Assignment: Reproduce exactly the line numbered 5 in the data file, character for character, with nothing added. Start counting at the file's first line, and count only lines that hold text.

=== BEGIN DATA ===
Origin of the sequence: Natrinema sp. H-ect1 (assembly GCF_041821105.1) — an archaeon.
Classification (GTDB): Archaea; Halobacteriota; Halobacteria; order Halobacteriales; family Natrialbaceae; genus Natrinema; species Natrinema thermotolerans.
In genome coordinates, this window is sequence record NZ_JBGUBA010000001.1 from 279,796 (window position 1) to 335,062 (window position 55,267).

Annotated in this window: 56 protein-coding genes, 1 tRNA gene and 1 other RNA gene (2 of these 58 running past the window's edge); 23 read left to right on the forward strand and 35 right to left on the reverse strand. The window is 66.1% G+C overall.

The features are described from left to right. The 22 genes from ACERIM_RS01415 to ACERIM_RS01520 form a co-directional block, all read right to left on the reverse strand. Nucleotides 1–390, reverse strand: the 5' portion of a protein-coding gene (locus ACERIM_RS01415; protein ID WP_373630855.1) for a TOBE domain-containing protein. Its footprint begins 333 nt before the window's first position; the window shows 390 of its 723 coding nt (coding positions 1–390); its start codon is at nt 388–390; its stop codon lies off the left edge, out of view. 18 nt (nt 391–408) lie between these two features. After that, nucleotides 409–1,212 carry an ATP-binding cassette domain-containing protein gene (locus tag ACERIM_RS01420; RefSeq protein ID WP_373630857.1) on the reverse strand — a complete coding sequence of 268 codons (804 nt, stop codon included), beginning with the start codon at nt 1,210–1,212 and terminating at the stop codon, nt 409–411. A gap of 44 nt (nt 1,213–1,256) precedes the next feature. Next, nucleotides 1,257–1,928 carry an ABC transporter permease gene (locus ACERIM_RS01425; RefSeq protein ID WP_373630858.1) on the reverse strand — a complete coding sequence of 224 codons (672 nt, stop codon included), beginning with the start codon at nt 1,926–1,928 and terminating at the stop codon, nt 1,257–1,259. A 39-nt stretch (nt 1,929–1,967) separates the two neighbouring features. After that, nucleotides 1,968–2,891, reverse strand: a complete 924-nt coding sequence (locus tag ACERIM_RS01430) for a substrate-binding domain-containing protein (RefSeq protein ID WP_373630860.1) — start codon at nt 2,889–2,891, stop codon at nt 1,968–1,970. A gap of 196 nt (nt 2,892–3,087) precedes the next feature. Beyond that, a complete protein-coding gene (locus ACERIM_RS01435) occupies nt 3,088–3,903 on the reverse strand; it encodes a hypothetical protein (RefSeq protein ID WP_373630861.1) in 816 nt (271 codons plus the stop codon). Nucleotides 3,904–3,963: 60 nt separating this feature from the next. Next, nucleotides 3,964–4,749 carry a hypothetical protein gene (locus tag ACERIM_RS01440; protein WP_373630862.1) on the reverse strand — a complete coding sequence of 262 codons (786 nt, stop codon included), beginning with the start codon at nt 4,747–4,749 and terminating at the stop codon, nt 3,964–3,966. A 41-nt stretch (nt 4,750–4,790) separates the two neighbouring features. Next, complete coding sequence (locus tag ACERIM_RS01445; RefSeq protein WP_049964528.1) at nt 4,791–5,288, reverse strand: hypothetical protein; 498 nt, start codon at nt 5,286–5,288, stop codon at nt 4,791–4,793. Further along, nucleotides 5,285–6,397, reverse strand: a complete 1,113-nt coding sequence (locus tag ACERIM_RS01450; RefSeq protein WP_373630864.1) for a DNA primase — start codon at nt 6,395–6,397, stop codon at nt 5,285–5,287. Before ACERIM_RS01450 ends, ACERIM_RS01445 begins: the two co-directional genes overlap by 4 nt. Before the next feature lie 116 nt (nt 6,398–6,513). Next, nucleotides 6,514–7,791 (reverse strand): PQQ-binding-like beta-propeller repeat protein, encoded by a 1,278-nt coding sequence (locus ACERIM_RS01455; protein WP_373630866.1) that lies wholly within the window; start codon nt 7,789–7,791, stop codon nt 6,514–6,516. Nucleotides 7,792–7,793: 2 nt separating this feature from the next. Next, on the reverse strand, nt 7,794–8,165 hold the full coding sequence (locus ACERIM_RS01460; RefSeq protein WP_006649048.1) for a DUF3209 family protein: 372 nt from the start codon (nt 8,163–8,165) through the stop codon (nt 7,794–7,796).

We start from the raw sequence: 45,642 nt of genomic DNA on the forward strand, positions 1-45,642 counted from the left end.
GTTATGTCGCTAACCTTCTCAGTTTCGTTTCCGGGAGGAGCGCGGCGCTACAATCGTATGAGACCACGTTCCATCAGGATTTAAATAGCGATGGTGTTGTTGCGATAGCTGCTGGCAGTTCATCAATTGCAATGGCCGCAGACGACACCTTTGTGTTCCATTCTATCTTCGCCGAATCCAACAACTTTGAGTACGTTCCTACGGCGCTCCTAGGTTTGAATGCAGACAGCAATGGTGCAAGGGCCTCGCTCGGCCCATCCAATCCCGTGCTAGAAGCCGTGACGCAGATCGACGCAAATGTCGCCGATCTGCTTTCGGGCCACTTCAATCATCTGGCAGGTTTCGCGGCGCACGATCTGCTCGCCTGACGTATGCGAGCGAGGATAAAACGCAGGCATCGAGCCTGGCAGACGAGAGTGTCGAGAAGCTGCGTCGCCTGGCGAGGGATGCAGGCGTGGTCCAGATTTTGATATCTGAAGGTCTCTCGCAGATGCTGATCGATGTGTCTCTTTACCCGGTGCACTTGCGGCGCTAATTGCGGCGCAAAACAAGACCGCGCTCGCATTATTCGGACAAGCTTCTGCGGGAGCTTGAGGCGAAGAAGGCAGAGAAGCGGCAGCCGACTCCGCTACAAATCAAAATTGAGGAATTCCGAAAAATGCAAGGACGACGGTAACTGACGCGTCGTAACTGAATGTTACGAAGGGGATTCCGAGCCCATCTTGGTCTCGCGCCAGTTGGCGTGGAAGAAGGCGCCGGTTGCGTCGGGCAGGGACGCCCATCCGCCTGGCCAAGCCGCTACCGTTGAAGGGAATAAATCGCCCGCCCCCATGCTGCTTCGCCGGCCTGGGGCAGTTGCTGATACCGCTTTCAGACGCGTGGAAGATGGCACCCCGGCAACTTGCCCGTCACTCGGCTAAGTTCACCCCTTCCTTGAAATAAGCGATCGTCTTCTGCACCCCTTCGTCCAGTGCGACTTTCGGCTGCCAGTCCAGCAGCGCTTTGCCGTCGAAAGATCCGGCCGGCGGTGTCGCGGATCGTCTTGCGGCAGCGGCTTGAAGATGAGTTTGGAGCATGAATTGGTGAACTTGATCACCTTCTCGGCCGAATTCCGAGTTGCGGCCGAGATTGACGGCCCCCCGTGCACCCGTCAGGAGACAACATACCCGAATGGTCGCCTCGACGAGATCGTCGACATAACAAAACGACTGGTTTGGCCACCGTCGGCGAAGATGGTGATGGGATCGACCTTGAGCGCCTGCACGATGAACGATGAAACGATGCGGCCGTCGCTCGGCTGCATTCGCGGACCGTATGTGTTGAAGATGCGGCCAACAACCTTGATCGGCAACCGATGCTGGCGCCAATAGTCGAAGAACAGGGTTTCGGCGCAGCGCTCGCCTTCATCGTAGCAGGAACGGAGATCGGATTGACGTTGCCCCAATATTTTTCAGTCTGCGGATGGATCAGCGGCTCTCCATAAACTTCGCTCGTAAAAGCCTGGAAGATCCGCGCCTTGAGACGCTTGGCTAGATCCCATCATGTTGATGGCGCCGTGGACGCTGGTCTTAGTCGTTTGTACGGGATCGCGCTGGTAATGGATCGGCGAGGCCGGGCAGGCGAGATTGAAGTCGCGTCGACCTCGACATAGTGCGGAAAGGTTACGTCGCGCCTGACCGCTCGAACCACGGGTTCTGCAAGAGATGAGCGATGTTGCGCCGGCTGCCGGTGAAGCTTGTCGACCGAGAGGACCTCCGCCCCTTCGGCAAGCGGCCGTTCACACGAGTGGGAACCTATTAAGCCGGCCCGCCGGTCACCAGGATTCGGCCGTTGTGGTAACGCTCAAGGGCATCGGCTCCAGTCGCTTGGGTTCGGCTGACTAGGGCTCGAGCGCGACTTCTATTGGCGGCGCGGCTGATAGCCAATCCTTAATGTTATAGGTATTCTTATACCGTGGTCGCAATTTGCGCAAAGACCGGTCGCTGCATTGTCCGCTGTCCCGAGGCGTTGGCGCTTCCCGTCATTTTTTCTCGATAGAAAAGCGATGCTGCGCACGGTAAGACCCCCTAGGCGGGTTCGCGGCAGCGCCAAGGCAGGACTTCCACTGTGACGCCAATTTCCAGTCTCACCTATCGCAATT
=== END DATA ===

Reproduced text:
The features are described from left to right. The 22 genes from ACERIM_RS01415 to ACERIM_RS01520 form a co-directional block, all read right to left on the reverse strand. Nucleotides 1–390, reverse strand: the 5' portion of a protein-coding gene (locus ACERIM_RS01415; protein ID WP_373630855.1) for a TOBE domain-containing protein. Its footprint begins 333 nt before the window's first position; the window shows 390 of its 723 coding nt (coding positions 1–390); its start codon is at nt 388–390; its stop codon lies off the left edge, out of view. 18 nt (nt 391–408) lie between these two features. After that, nucleotides 409–1,212 carry an ATP-binding cassette domain-containing protein gene (locus tag ACERIM_RS01420; RefSeq protein ID WP_373630857.1) on the reverse strand — a complete coding sequence of 268 codons (804 nt, stop codon included), beginning with the start codon at nt 1,210–1,212 and terminating at the stop codon, nt 409–411. A gap of 44 nt (nt 1,213–1,256) precedes the next feature. Next, nucleotides 1,257–1,928 carry an ABC transporter permease gene (locus ACERIM_RS01425; RefSeq protein ID WP_373630858.1) on the reverse strand — a complete coding sequence of 224 codons (672 nt, stop codon included), beginning with the start codon at nt 1,926–1,928 and terminating at the stop codon, nt 1,257–1,259. A 39-nt stretch (nt 1,929–1,967) separates the two neighbouring features. After that, nucleotides 1,968–2,891, reverse strand: a complete 924-nt coding sequence (locus tag ACERIM_RS01430) for a substrate-binding domain-containing protein (RefSeq protein ID WP_373630860.1) — start codon at nt 2,889–2,891, stop codon at nt 1,968–1,970. A gap of 196 nt (nt 2,892–3,087) precedes the next feature. Beyond that, a complete protein-coding gene (locus ACERIM_RS01435) occupies nt 3,088–3,903 on the reverse strand; it encodes a hypothetical protein (RefSeq protein ID WP_373630861.1) in 816 nt (271 codons plus the stop codon). Nucleotides 3,904–3,963: 60 nt separating this feature from the next. Next, nucleotides 3,964–4,749 carry a hypothetical protein gene (locus tag ACERIM_RS01440; protein WP_373630862.1) on the reverse strand — a complete coding sequence of 262 codons (786 nt, stop codon included), beginning with the start codon at nt 4,747–4,749 and terminating at the stop codon, nt 3,964–3,966. A 41-nt stretch (nt 4,750–4,790) separates the two neighbouring features. Next, complete coding sequence (locus tag ACERIM_RS01445; RefSeq protein WP_049964528.1) at nt 4,791–5,288, reverse strand: hypothetical protein; 498 nt, start codon at nt 5,286–5,288, stop codon at nt 4,791–4,793. Further along, nucleotides 5,285–6,397, reverse strand: a complete 1,113-nt coding sequence (locus tag ACERIM_RS01450; RefSeq protein WP_373630864.1) for a DNA primase — start codon at nt 6,395–6,397, stop codon at nt 5,285–5,287. Before ACERIM_RS01450 ends, ACERIM_RS01445 begins: the two co-directional genes overlap by 4 nt. Before the next feature lie 116 nt (nt 6,398–6,513). Next, nucleotides 6,514–7,791 (reverse strand): PQQ-binding-like beta-propeller repeat protein, encoded by a 1,278-nt coding sequence (locus ACERIM_RS01455; protein WP_373630866.1) that lies wholly within the window; start codon nt 7,789–7,791, stop codon nt 6,514–6,516. Nucleotides 7,792–7,793: 2 nt separating this feature from the next. Next, on the reverse strand, nt 7,794–8,165 hold the full coding sequence (locus ACERIM_RS01460; RefSeq protein WP_006649048.1) for a DUF3209 family protein: 372 nt from the start codon (nt 8,163–8,165) through the stop codon (nt 7,794–7,796).